“Some beautiful paths can’t be discovered without getting lost.”
― Erol Ozan
My son held out the car keys. “Here you go, Mom. But before you leave I want to go over a few things with you.” He then handed me a two-page, typed, list of things I probably shouldn’t do/use/try with his ancient Dodge Neon. Things like not using the emergency brakes, the sunroof, or the heater. He also warned that I would, at some point, set off the car alarm even though I was doing nothing to set it off. “It tends to do it when it will embarrass you the most,” were his words exactly. He finished my tutorial by saying, “I haven’t fallen through the rusty floor yet, so you should be fine.” Ahhhh.
The reason for borrowing the Neon? My car is getting bodywork done. (That story may be for another day.) Our insurance doesn’t cover car rental, and the shop doesn’t offer a loaner. I have no idea how long my car will be gone—the shop manager said something like, “anywhere from ten days to two weeks” if they got the new door in a timely fashion.
Knowing my son’s faithful old Neon was sitting unused, I asked if I might pirate it for the duration. What the heck, it could be an adventure. He keeps it maintained, but it is “rusting in peace” so to speak.
Uffda! There is definitely a learning curve when using someone else’s car. Every creak and bump made me wonder if I were leaving parts on the highway. A quick check in the rearview mirror implied all was good, and no dash lights came on. Whew.
One of my lengthier trips involved following a friend who was driving a newer-model Jeep. I told her my borrowed wheels were in the twilight of life, but she gave no mercy. She’d zip down the road all easy-peasy, while I, in turn, stood still. Well, to be honest, I was standing on the gas pedal for all the good it did. The engine would make a serious “Wheeeeeeeeeeeeeaaaaaaaa” sound, but people in motorized grocery carts could have easily passed me. Eventually I’d catch up to my friend—usually when she was at a stoplight–and we’d start the game all over.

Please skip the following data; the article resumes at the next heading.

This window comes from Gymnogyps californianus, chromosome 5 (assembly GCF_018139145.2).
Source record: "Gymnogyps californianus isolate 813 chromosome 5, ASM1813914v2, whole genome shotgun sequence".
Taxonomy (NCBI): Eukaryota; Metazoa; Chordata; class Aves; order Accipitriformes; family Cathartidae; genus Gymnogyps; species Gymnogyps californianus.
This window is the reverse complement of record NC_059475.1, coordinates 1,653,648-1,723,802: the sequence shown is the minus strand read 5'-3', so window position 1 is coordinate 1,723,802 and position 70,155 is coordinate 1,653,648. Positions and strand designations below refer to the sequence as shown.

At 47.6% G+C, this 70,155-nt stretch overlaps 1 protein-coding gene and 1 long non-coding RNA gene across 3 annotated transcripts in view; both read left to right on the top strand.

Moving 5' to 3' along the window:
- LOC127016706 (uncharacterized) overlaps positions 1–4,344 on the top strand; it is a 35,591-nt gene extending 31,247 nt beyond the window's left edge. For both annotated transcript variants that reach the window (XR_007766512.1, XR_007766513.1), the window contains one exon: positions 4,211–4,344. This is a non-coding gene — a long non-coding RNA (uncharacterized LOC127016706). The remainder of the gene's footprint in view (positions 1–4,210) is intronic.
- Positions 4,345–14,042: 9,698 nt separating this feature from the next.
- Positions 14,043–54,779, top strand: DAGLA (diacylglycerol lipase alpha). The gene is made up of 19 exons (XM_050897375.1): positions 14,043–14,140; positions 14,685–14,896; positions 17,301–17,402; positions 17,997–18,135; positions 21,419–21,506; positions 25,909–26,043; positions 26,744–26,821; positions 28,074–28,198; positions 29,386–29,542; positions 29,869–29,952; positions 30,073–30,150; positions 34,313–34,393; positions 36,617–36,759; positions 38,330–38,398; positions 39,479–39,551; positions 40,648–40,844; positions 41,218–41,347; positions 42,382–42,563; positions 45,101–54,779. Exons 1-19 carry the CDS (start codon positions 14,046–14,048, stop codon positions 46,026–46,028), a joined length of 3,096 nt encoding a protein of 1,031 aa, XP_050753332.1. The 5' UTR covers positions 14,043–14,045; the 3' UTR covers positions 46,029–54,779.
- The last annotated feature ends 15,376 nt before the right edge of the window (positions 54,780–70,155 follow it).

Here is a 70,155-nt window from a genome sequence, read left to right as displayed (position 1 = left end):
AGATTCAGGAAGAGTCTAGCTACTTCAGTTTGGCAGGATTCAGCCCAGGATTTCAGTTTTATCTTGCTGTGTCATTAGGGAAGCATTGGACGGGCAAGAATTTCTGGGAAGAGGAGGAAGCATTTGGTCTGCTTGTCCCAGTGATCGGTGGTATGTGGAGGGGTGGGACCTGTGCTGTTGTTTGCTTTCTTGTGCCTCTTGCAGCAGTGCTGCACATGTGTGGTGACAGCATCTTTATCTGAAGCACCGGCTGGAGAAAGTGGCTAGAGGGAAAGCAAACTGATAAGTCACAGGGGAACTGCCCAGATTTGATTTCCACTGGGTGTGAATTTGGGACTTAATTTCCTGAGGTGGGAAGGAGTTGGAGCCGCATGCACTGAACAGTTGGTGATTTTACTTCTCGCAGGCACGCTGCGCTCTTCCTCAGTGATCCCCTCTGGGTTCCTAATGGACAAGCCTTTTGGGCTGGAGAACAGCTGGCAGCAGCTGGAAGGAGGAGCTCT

I never swore once. Honest.
As my time with the Neon wears on, I find myself talking to it. I stress that it is a good car, a chariot, nay, a veritable time machine. Sometimes I give the dash a little pat when it has gone the extra mile. I know there’s a lot of history and character in each and every dent and rusty part.
My son bought the Neon—used– when he was in the Navy. At first, I (silently) questioned the rationale for buying a car when he was out at sea for six months at a stretch. But I soon realized that the Neon wasn’t transportation. The Neon was freedom.
While on the ship, or on base, my son’s life was not his own. His living space on the guided-missile frigate was a tiny bunk bed and even tinier locker. Privacy didn’t exist…torture for an introvert. When shore leave was granted, getting into the Neon allowed him to drive as far as he could, for as long as he could. He didn’t even care where he was when he’d stop for the night. He just wanted a motel with a king sized bed, television, and precious time to himself. Driving the Neon kept him sane.
After his six-year stint was over, my son drove the Neon from Florida to Minnesota. It took care of him, and he took care of it. No matter how wicked the winters, or sizzling the summers, the two kept going. Mile after mile. Year after year.
Recently my son decided to buy another used vehicle. He says he’s saving the Neon “in case,” but I wonder if he can say goodbye.
I’m not driving an old car. I’m driving a friend. *
*So far the alarm has not gone off, and I have not fallen through the floor.